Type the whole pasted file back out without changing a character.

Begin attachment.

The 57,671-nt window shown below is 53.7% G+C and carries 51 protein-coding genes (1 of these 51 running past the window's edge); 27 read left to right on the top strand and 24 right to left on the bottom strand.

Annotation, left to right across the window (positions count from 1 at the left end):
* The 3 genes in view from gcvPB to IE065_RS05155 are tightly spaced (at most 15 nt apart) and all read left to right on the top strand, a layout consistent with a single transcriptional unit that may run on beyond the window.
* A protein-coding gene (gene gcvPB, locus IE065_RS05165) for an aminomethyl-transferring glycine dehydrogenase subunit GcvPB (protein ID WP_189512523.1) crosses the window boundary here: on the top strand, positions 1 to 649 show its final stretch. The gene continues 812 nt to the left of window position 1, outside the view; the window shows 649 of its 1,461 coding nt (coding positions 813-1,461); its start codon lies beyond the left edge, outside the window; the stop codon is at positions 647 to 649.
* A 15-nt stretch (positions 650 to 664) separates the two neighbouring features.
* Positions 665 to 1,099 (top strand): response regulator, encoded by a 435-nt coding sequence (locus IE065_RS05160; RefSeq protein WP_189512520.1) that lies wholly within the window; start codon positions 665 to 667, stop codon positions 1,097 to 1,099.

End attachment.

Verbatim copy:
The 57,671-nt window shown below is 53.7% G+C and carries 51 protein-coding genes (1 of these 51 running past the window's edge); 27 read left to right on the top strand and 24 right to left on the bottom strand.

Annotation, left to right across the window (positions count from 1 at the left end):
* The 3 genes in view from gcvPB to IE065_RS05155 are tightly spaced (at most 15 nt apart) and all read left to right on the top strand, a layout consistent with a single transcriptional unit that may run on beyond the window.
* A protein-coding gene (gene gcvPB, locus IE065_RS05165) for an aminomethyl-transferring glycine dehydrogenase subunit GcvPB (protein ID WP_189512523.1) crosses the window boundary here: on the top strand, positions 1 to 649 show its final stretch. The gene continues 812 nt to the left of window position 1, outside the view; the window shows 649 of its 1,461 coding nt (coding positions 813-1,461); its start codon lies beyond the left edge, outside the window; the stop codon is at positions 647 to 649.
* A 15-nt stretch (positions 650 to 664) separates the two neighbouring features.
* Positions 665 to 1,099 (top strand): response regulator, encoded by a 435-nt coding sequence (locus IE065_RS05160; RefSeq protein WP_189512520.1) that lies wholly within the window; start codon positions 665 to 667, stop codon positions 1,097 to 1,099.